However, since 1960s and 1970s, the universities are spaces of collective emancipatory movements, of social struggles and of radical experiments of self-organization for the production of knowledge. As a response to these movements, since 1980s, a number of educational reforms has been introduced. These reforms seek to promote the marketization of the university, aiming to produce the appropriate competitive workforce and to supress student movements.

Yet, during the last decade, many dynamic student movements have emerged in France (2006), Greece (2006-2007), the USA (2009-2010), the UK (2010), Italy (2010-2011) and so on, which targeted the enclosure of knowledge and were connected and inspired many other urban social movements.

 

Axes of discussion

 

A.1 Social education and emancipatory movements in the universities

– Student movements: limits and contradictions, connection with other urban movements, confrontation of their suppression and criminalization

– Perspectives of a radical pedagogy towards the knowledge as common

– Ideas and practices of free-autonomous universities beyond the education of the neoliberal university

 

A.2 Control and commodification of knowledge

– Public, state and private education in the neoliberal era

– Politics of knowledge enclosures and copyrights

– The suppression of academic freedom and of the freedom of speech

– Knowledge as private property and commodity for the production of value and surplus value

– Student loans and study costs as mechanisms of disciplining

– The cultural politics of the neoliberal university

– Paid and unpaid work at the University

 

A.3 The role of the researcher

– Lifelong education, competitiveness and the precarious status f the researcher

– The researcher as producer of dominant discourses and her/his role in the reproduction of power

– Competitiveness, academic carrie and academic divisions and hierarchies

– The biopolitical character of the neoliberal education and the construction of new identities

– Education as praxis, understood as a unity of theory and practice

 

– Researchers, networks and groups against and beyond the neoliberal university

 

Β. Critical epistemological and methodological tools for the study of the crisis’s spatial expressions at multiple scales

Against the privatization and commodification of the academic knowledge and the intended hegemony of the neoliberal perspectives, we seek those critical epistemological tools of knowledge production that encourage social emancipation.

During the last years, urban movements and a plethora of visible and invisible practices of resistance and emancipation offer a variety of tools for the destabilization of the dominant ideologies, ways of disaggregation of power, negotiation of contradictions and visibility of differences. In parallel, today there is the urgent need for the promotion, circulation and deepening of these critical perspectives and their linking to social struggles. Thus, we aim to discuss epistemological and methodological tools, such as the following:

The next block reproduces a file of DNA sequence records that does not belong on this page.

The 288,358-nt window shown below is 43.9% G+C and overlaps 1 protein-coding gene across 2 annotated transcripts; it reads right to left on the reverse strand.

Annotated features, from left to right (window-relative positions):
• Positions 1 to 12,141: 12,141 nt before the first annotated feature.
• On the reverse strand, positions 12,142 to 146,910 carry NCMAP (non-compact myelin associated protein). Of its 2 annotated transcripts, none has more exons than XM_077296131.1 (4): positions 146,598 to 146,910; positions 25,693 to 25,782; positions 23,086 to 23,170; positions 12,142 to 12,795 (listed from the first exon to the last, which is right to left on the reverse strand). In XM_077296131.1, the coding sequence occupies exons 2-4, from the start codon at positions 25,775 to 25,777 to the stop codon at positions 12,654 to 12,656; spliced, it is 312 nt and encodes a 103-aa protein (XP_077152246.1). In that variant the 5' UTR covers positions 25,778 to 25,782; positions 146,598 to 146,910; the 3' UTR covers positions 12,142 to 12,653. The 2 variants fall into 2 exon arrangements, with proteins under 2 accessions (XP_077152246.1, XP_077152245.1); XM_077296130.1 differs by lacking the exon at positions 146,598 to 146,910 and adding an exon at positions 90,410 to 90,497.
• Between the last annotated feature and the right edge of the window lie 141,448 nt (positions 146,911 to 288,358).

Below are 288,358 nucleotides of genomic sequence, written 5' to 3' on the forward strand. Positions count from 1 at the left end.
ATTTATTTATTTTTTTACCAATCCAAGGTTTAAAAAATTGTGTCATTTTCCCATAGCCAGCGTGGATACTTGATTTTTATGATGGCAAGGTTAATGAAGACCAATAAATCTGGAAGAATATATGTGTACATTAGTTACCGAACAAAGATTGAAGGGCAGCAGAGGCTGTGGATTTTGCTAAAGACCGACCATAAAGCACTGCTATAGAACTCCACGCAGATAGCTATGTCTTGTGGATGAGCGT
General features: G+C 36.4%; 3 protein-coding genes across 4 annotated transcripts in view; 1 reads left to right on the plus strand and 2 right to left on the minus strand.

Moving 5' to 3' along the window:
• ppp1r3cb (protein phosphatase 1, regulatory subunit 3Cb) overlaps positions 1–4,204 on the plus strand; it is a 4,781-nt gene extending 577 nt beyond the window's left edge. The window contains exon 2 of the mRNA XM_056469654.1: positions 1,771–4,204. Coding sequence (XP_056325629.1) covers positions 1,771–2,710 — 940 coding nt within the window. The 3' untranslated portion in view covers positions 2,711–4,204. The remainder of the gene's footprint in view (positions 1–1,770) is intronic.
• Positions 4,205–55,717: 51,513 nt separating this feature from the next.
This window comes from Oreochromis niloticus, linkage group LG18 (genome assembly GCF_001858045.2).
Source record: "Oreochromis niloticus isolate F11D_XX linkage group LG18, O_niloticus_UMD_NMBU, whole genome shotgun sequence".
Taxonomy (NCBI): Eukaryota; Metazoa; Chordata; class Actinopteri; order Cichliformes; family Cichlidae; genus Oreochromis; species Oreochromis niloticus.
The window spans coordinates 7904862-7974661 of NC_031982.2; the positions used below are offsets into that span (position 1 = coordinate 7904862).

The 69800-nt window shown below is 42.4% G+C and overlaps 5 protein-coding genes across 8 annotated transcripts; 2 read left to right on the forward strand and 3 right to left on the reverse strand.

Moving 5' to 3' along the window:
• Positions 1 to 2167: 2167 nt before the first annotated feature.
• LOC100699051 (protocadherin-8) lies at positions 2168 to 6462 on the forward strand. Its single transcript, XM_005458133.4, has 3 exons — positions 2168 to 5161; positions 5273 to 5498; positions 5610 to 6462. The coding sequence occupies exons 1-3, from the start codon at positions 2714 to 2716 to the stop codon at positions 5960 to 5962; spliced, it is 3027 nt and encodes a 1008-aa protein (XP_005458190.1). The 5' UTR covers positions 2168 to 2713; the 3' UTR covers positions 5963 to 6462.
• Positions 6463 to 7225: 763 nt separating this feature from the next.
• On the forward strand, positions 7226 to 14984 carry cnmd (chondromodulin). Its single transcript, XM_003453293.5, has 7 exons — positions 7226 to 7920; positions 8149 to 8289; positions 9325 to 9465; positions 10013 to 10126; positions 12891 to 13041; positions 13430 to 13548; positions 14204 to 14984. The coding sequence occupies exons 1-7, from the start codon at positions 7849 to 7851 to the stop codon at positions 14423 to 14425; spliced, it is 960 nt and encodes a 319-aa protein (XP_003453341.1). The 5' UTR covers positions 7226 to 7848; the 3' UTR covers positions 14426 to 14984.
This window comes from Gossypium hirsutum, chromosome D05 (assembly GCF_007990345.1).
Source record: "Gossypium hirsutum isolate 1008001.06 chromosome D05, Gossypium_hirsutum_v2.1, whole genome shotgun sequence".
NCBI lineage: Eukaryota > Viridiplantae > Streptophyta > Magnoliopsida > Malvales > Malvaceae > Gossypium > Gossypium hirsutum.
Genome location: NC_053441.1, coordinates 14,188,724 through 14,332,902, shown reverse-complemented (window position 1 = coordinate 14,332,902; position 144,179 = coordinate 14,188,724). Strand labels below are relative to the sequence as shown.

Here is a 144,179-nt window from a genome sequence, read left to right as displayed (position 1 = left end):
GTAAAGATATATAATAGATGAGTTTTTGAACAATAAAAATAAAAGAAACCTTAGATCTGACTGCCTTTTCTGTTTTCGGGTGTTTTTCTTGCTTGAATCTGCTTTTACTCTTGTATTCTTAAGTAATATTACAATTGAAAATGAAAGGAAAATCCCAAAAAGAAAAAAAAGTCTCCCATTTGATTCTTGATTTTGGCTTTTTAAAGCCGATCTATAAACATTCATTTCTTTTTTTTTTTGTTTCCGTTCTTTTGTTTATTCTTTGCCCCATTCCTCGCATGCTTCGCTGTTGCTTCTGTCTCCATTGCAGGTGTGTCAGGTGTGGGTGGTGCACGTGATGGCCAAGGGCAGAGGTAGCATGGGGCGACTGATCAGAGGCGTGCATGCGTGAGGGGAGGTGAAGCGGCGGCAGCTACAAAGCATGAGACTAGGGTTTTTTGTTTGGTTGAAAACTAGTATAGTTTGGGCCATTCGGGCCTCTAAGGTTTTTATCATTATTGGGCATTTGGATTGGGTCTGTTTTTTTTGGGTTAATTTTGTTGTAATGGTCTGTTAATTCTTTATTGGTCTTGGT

B1. Dialectic critical urban theory

Which are those critical approaches that assist us to perceive and examine the multiple dimensions of urban space? How do dialectic approaches and critical urban theory contribute to the understanding of the spaces of social movements and the spaces of capital, racism and patriarchy?

B2. Intersectionality and urban space in the era of crisis

How does intersectionality contribute to the study of the urban space? Which are the intersectional crossings of the multiple systems of domination, oppression and discrimination such as race, class, gender, ethnicity, sexuality, religion, dis/ability, age, cast, language, culture, body size, education level or citizenship?

B3. Cultural and postcolonial approaches

How do cultural and postcolonial studies contribute to the understanding of urban space and the conceptualization of body, identity and modes of communication. How does the criminalization and the suppression of alternative modes of culture, information and lifestyle operate as mechanisms of control, disciplining and normalization? What is the role of social media in the communication of social struggles? We seek the expression of the ongoing crisis through the spaces of architecture, art, media, and internet.

 

Within the above context, we call critical research groups, workshops, collectives and individuals to participate in a gathering during 11-14 June 2015. If you would like to participate, please provide us with your abstract (300 words) by 1 March 2015 at the latest, to the following e-mail:

urbanconflicts@gmail.com

Participation is free and we will try to provide accommodation for as many participants as possible.

 

“Encounters and conflicts in the city” group

Costas Athanasiou, Eleni Vasdeki, Elina Kapetanaki, Maria Karagianni, Matina Kapsali, Vaso Makrygianni, Foteini Mamali, Orestis Pangalos, Haris Tsavdaroglou

 

“Encounters and conflicts in the city” group

https://urbanconflicts.wordpress.com/

email: urbanconflicts@gmail.com

blog «Uniconflicts in spaces of crisis»

https://uniconflicts.wordpress.com/